In /etc/postfix/ add:

virtual_transport = lmtp:unix:private/dovecot-lmtp
smtpd_sasl_auth_enable = yes
smtpd_sasl_type = dovecot
smtpd_sasl_path = private/auth

The private/dovecot-lmtp directory is relative to /var/spool/postfix/.
virtual_transport tells Dovecot to use the transport protocol lmtp.

/etc/postfix/ describes who is allowed to use sasl:

smtp      inet  n       -       -       -       -       smtpd
submission inet n       -       -       -       -       smtpd
  -o syslog_name=postfix/submission
  -o smtpd_tls_security_level=encrypt
  -o smtpd_sasl_auth_enable=yes
  -o smtpd_client_restrictions=permit_sasl_authenticated,reject
  -o smtpd_relay_restrictions=permit_sasl_authenticated,reject

lmtp      unix  -       -       -       -       -       lmtp

Note: the -o lines must start with at least one empty space. consists of ‘logical lines’ which can span multiple real lines. A real line is ended by a line ending; a logical line is ended after the last continuation’s line ending. A continuation is defined by one or more whitespaces at the start. It’s easiest to show this with an example:

One real line:

submission inet n       -       -       -       -       smtpd

One logical line:

submission inet n       -       -       -       -       smtpd
  -o syslog_name=postfix/submission
  -o smtpd_tls_security_level=encrypt

So be careful to start continuation lines with at least one space and also the reverse: for example when uncommenting the first of a logical line be careful not to leave a whitespace in front of it or the line is seen as a continuation of the previous line resulting in all sorts of confusion.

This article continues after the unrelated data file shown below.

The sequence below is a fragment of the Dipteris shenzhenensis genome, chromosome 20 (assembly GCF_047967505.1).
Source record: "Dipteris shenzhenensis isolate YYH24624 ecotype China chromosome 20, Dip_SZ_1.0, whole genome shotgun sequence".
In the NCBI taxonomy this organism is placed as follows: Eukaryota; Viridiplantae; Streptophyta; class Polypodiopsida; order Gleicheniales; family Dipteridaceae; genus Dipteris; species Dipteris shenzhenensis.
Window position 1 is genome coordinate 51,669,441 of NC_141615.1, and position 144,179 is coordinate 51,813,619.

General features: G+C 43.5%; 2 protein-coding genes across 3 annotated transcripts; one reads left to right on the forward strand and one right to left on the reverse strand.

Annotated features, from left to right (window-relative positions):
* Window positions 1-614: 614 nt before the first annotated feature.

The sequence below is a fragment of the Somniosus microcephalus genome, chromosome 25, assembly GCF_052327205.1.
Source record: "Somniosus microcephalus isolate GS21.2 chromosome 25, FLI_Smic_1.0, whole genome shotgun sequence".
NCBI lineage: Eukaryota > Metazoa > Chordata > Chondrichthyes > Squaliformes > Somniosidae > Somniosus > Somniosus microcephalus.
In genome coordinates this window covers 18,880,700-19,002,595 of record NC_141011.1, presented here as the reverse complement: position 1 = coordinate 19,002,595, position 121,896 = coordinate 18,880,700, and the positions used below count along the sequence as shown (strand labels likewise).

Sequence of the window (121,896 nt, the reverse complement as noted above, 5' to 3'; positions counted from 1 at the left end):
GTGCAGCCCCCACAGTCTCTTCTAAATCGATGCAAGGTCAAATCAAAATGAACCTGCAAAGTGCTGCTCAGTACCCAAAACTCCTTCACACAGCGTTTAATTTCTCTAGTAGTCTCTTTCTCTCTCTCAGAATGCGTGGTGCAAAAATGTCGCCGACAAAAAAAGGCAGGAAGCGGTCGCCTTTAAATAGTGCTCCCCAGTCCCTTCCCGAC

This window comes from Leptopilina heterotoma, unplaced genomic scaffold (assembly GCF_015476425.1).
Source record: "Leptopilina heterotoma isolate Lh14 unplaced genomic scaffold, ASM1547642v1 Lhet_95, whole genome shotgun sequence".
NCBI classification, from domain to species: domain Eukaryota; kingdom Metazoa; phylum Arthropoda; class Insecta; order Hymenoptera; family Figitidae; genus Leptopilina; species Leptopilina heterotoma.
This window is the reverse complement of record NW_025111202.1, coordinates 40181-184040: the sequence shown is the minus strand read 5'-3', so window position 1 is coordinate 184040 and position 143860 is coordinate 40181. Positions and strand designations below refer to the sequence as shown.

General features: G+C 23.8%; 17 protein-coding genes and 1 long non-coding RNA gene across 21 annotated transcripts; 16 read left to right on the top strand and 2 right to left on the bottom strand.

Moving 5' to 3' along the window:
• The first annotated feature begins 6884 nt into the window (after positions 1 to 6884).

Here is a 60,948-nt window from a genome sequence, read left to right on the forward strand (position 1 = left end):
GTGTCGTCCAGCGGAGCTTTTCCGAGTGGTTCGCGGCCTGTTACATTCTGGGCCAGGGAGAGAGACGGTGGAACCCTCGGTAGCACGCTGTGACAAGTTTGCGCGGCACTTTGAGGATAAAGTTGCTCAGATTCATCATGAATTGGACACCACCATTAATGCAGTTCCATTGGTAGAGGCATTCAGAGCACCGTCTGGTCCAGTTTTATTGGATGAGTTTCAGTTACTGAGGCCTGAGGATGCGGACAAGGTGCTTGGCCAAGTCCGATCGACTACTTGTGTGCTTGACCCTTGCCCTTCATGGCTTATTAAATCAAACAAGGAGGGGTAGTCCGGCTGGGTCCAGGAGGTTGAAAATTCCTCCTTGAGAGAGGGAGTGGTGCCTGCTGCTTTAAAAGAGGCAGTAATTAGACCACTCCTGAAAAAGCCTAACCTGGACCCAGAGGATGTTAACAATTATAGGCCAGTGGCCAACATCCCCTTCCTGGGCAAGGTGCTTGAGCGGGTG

In /etc/dovecot/conf.d/10-auth.conf:

auth_mechanisms = plain login

This will allow clients to log in with a password.

Open /etc/dovecot/conf.d/10-master.conf. Pay close attention; I always get this wrong, resulting in “no SASL methods available” errors. Use doveconf -n to check for more verbose error messages. If things break there is a good chance you removed or added a hash sign somewhere which caused a clause not to close, like this:

service blah {
	option {    <----------- The error is here...
		option 1 {
		option 2 {
			key_one = value_one
			key_two = value_two
		option 3 {
service doh {       <----------- ...but the log file may mention this line.

The above code contains six opening and four closing brackets. Not good.

The whole file, while well intended, is easy to screw up. Because a missing closing bracket on a certain line is not formally an error the error you will get is about “service doh” not being a valid option.

So before you start making changes to this file create a backup copy first and very carefully watch and count opening and closing brackets.

/etc/dovecot/conf.d/10-master.conf should contain the following lines:

service lmtp { 
	unix_listener /var/spool/postfix/private/dovecot-lmtp {
		mode = 0600
		user = postfix 
		group = postfix 

service auth { 
	unix_listener /var/spool/postfix/private/auth {
		mode =0666
		user = postfix 
		group = postfix

Comment out:

  #unix_listener auth-userdb {
    #mode = 0666
    #user =
    #group =

Check with

# doveconf -n

for error messages before you continue.